Pit 1, 230m/754 feet long, 62m/203 feet wide and dug 5m/16.4 feet deep into the ground, Mausoleum of Emperor Qin Shi Huangdi, c. 210 B.C.E. (photo: Dennis Jarvis, CC BY-SA 2.0)
The Army Pits and the Terracotta Warriors
The three pits known as the Army Pits (no. 2 on the diagram, and includes Pit nos. 1, 2, and 3) are by far the most famous. The thousands of warriors found inside were accompanied by wooden chariots and terracotta horses. Each of the ceramic figures bears individually modeled armor, hairstyles, and headdresses that make every figure stand out as unique, and allow distinction between the ranks of the soldiers and their different roles in an army—from archers to infantrymen to charioteers. Showing such a vast army, exemplifying the military dominance of a state that depended on being able to assemble the largest numbers of warriors.
The image of an Emperor
As we have seen, the tomb of the First Emperor is unique in Chinese history in its scale and its use of detailed, life-scale figures. However, we can only speculate as to how the tomb actually “worked.” Was it meant to serve as a literal resting place for the First Emperor’s soul, where the skillfully rendered servants and soldiers would become enlivened to serve the deceased ruler in the tomb? Or would the magnificent underground palace only serve as a temporary abode that the spirit of the Emperor would regularly return to in order to receive the sacrifices performed in the temples surrounding the burial mound? Or did the elaborate pits and spaces of the tomb complex provide a “model” for the afterlife that the spirit of the First Emperor would be traveling to?
Modern statue of Qin Shi Huang in front of the Museum of the Terracotta Army (photo: Dennis Jarvis, CC BY-SA 2.0)
Unfortunately, we do not have any clear textual account of how the Emperor and the people of his time conceived of the afterlife. Both archaeological and textual evidence points to an increased tendency to see the space of the tomb as an afterlife abode resembling the space of the living where the dead could rest and receive the offerings of the living. However this was only one idea of the afterlife among many, and researchers still dispute these issues. The tomb of the First Emperor is both the most important body of archaeological evidence for a momentous change in Chinese funerary culture, and a great open question as to how we can interpret it.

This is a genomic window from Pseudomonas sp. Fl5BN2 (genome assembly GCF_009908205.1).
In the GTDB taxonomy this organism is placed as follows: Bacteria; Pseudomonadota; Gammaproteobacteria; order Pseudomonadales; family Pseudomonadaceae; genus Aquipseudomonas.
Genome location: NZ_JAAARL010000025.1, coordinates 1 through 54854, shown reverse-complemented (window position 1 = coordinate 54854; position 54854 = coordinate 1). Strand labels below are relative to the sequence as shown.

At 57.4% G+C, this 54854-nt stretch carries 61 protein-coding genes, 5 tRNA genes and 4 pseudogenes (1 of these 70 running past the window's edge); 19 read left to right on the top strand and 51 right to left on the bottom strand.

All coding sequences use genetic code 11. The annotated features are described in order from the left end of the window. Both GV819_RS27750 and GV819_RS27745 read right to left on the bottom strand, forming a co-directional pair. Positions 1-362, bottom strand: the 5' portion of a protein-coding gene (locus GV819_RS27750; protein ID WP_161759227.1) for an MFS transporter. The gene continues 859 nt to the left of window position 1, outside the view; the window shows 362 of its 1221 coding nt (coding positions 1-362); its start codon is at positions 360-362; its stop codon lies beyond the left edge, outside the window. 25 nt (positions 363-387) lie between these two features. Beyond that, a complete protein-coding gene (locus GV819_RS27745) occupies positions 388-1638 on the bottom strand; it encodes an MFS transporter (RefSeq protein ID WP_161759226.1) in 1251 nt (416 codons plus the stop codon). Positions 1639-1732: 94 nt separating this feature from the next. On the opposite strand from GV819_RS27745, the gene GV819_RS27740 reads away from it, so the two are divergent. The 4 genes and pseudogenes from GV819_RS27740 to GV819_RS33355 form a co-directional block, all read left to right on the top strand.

The Emperor himself is absent from his own tomb and army. Even though a modern statue of the great ruler stands before the Museum of the Terracotta Army, it is not based on an excavated figure. We lack his voice, and his intent. The closest we have to his vision in own words is the later records of
inscriptions he set up. In these inscriptions he details his ideology of government. A stela at Mt. Zhifu reads:
"The Great Sage creates His order, Establishes and fixes the rules and measures, Makes manifest and visible the line and net [of order].…The six kingdoms had been restive and perverse, Greedy and criminal, insatiable – Atrociously slaughtering endlessly. The August Emperor felt pity for the multitudes, And consequently sent out His punitive troops, Vehemently displaying His martial power."
Trans. Martin Kern, Imperial Tours and Mountain Inscriptions, p.110, in Jane Portal ed, The First Emperor: China’s Terracotta Army (Cambridge 2007)
The First Emperor saw himself not only as a great conqueror but as someone who saw it as his mission to establish a new sense of order in the world he governed. In this sense, the Terracotta Army and the terracotta officials and servants embody his vision as a representation of an ordered administration, as well as a monumental ensemble of sculptural figures whose every part was made to an ordered standard. They represent not only the “martial power” required to unify an empire: more than anything, they are a powerful statement about the Emperor’s vision of what can be accomplished in a realm unified under his direction. Even though we may never know how the Emperor planned to spend his afterlife in his underground palace, he encoded his vision in a mausoleum that shocks and awes us to this day.
Ladislav Kesner, “Likeness of No One:(re) presenting the First Emperor’s army,” The Art Bulletin vol. 77, no. 1 (1995), pp. 115-132.
Maria Khayutina, Qin: the eternal emperor and his terracotta warriors (Zurich: Neue Zürcher Zeitung Publishing, 2013).
Lothar Ledderose, Ten thousand things: module and mass production in Chinese art (Princeton: Princeton University Press, 2000).
Jane Portal and Hiromi Kinoshita, The first emperor: China’s Terracotta Army (Atlanta, GA: High Museum of Art, 2008).
Lukas Nickel, “The first emperor and sculpture in China,” Bulletin of the School of Oriental and African Studies. University of London vol 76, no. 3 (2013): p. 413.
Hung Wu, “On tomb figurines: The beginning of a visual tradition,” in Body and Face in Chinese Visual Culture (Brill, 2005), pp. 11-47.
Essay by Alexandra Nachescu